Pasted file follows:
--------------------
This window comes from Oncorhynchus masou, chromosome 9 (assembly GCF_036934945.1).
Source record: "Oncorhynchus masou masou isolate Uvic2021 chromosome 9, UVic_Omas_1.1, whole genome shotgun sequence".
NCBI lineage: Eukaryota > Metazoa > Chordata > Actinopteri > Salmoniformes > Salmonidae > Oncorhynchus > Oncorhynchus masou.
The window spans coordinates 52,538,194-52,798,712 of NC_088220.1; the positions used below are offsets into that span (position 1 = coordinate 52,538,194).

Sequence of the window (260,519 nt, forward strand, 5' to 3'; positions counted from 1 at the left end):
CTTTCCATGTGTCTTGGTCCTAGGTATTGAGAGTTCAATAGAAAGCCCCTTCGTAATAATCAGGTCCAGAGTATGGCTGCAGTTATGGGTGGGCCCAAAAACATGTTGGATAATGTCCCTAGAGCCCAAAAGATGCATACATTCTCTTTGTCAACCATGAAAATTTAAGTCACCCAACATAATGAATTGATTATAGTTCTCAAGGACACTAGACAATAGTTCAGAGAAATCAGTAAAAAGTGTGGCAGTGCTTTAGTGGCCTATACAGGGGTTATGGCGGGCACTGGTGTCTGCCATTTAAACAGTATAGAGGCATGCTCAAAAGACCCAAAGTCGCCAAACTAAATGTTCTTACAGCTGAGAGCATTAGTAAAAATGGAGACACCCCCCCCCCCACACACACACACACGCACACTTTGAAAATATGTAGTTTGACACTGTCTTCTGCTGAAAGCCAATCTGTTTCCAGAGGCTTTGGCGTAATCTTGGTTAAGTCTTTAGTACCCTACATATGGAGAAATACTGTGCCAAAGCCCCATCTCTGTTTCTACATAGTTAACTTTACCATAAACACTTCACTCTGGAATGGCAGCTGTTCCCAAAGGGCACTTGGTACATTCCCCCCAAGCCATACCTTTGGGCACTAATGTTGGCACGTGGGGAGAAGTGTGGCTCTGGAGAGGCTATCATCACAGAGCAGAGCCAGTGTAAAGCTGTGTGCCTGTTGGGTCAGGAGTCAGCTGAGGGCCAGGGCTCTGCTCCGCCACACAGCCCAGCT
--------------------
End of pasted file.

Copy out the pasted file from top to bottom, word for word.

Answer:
This window comes from Oncorhynchus masou, chromosome 9 (assembly GCF_036934945.1).
Source record: "Oncorhynchus masou masou isolate Uvic2021 chromosome 9, UVic_Omas_1.1, whole genome shotgun sequence".
NCBI lineage: Eukaryota > Metazoa > Chordata > Actinopteri > Salmoniformes > Salmonidae > Oncorhynchus > Oncorhynchus masou.
The window spans coordinates 52,538,194-52,798,712 of NC_088220.1; the positions used below are offsets into that span (position 1 = coordinate 52,538,194).

Sequence of the window (260,519 nt, forward strand, 5' to 3'; positions counted from 1 at the left end):
CTTTCCATGTGTCTTGGTCCTAGGTATTGAGAGTTCAATAGAAAGCCCCTTCGTAATAATCAGGTCCAGAGTATGGCTGCAGTTATGGGTGGGCCCAAAAACATGTTGGATAATGTCCCTAGAGCCCAAAAGATGCATACATTCTCTTTGTCAACCATGAAAATTTAAGTCACCCAACATAATGAATTGATTATAGTTCTCAAGGACACTAGACAATAGTTCAGAGAAATCAGTAAAAAGTGTGGCAGTGCTTTAGTGGCCTATACAGGGGTTATGGCGGGCACTGGTGTCTGCCATTTAAACAGTATAGAGGCATGCTCAAAAGACCCAAAGTCGCCAAACTAAATGTTCTTACAGCTGAGAGCATTAGTAAAAATGGAGACACCCCCCCCCCCACACACACACACACGCACACTTTGAAAATATGTAGTTTGACACTGTCTTCTGCTGAAAGCCAATCTGTTTCCAGAGGCTTTGGCGTAATCTTGGTTAAGTCTTTAGTACCCTACATATGGAGAAATACTGTGCCAAAGCCCCATCTCTGTTTCTACATAGTTAACTTTACCATAAACACTTCACTCTGGAATGGCAGCTGTTCCCAAAGGGCACTTGGTACATTCCCCCCAAGCCATACCTTTGGGCACTAATGTTGGCACGTGGGGAGAAGTGTGGCTCTGGAGAGGCTATCATCACAGAGCAGAGCCAGTGTAAAGCTGTGTGCCTGTTGGGTCAGGAGTCAGCTGAGGGCCAGGGCTCTGCTCCGCCACACAGCCCAGCT